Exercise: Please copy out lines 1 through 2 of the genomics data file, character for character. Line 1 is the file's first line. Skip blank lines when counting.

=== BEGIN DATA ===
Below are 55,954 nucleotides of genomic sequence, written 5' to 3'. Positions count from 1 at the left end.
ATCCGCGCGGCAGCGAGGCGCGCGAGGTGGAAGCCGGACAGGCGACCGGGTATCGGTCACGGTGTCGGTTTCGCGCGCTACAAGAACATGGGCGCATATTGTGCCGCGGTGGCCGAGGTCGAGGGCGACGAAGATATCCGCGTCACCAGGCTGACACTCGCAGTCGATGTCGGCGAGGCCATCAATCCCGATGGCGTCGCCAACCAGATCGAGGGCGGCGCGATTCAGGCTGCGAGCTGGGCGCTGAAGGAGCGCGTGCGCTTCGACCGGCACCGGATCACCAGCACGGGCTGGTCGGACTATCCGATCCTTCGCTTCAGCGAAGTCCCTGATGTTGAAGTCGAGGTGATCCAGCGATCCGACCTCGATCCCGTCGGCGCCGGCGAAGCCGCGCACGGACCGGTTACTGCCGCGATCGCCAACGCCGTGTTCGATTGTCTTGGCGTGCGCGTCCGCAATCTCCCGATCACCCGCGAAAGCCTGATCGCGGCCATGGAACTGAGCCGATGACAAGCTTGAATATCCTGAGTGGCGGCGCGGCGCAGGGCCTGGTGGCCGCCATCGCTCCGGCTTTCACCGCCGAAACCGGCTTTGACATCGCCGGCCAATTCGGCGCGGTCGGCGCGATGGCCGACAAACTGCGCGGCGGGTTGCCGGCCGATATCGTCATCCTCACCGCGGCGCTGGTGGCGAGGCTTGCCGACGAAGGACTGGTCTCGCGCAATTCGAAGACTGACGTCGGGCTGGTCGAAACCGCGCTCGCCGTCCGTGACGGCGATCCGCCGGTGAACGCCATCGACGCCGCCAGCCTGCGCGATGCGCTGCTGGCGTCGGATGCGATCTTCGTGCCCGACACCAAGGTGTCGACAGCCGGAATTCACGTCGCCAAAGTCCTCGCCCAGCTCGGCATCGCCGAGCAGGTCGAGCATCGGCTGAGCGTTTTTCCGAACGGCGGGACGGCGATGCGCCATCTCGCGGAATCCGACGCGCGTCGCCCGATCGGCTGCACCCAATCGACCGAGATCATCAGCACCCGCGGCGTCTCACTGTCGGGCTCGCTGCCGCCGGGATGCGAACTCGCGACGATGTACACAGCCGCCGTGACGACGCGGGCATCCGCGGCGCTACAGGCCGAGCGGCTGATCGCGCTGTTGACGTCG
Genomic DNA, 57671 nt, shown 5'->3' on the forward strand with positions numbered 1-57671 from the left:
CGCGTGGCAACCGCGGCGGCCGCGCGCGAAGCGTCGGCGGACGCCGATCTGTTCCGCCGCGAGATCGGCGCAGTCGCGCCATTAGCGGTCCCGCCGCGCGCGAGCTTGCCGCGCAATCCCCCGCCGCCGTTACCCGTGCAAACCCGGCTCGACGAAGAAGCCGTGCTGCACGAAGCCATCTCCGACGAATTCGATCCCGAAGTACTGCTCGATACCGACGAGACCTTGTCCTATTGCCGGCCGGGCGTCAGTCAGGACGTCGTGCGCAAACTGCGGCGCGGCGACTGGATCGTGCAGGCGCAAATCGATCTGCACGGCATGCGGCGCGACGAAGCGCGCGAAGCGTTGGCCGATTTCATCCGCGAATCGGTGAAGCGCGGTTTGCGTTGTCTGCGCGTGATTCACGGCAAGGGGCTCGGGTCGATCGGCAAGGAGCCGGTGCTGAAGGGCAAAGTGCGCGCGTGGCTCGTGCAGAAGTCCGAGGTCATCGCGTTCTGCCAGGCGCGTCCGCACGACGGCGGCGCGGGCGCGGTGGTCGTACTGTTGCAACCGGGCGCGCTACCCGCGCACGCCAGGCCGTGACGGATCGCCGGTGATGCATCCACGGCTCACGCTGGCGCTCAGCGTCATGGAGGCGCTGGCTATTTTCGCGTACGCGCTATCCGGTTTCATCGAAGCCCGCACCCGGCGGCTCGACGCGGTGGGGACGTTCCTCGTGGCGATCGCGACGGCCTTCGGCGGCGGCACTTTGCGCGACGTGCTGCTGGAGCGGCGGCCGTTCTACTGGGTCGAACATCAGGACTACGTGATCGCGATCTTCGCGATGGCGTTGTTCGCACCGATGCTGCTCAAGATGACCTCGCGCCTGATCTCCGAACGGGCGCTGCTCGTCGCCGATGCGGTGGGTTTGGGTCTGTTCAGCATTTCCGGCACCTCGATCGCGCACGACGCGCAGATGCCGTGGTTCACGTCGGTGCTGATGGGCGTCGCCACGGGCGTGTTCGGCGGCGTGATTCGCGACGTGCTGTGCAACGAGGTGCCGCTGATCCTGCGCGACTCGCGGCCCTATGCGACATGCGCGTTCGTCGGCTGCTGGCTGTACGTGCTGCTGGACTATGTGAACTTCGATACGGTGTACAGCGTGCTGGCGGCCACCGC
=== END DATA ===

Below are 55,954 nucleotides of genomic sequence, written 5' to 3'. Positions count from 1 at the left end.
ATCCGCGCGGCAGCGAGGCGCGCGAGGTGGAAGCCGGACAGGCGACCGGGTATCGGTCACGGTGTCGGTTTCGCGCGCTACAAGAACATGGGCGCATATTGTGCCGCGGTGGCCGAGGTCGAGGGCGACGAAGATATCCGCGTCACCAGGCTGACACTCGCAGTCGATGTCGGCGAGGCCATCAATCCCGATGGCGTCGCCAACCAGATCGAGGGCGGCGCGATTCAGGCTGCGAGCTGGGCGCTGAAGGAGCGCGTGCGCTTCGACCGGCACCGGATCACCAGCACGGGCTGGTCGGACTATCCGATCCTTCGCTTCAGCGAAGTCCCTGATGTTGAAGTCGAGGTGATCCAGCGATCCGACCTCGATCCCGTCGGCGCCGGCGAAGCCGCGCACGGACCGGTTACTGCCGCGATCGCCAACGCCGTGTTCGATTGTCTTGGCGTGCGCGTCCGCAATCTCCCGATCACCCGCGAAAGCCTGATCGCGGCCATGGAACTGAGCCGATGACAAGCTTGAATATCCTGAGTGGCGGCGCGGCGCAGGGCCTGGTGGCCGCCATCGCTCCGGCTTTCACCGCCGAAACCGGCTTTGACATCGCCGGCCAATTCGGCGCGGTCGGCGCGATGGCCGACAAACTGCGCGGCGGGTTGCCGGCCGATATCGTCATCCTCACCGCGGCGCTGGTGGCGAGGCTTGCCGACGAAGGACTGGTCTCGCGCAATTCGAAGACTGACGTCGGGCTGGTCGAAACCGCGCTCGCCGTCCGTGACGGCGATCCGCCGGTGAACGCCATCGACGCCGCCAGCCTGCGCGATGCGCTGCTGGCGTCGGATGCGATCTTCGTGCCCGACACCAAGGTGTCGACAGCCGGAATTCACGTCGCCAAAGTCCTCGCCCAGCTCGGCATCGCCGAGCAGGTCGAGCATCGGCTGAGCGTTTTTCCGAACGGCGGGACGGCGATGCGCCATCTCGCGGAATCCGACGCGCGTCGCCCGATCGGCTGCACCCAATCGACCGAGATCATCAGCACCCGCGGCGTCTCACTGTCGGGCTCGCTGCCGCCGGGATGCGAACTCGCGACGATGTACACAGCCGCCGTGACGACGCGGGCATCCGCGGCGCTACAGGCCGAGCGGCTGATCGCGCTGTTGACGTCG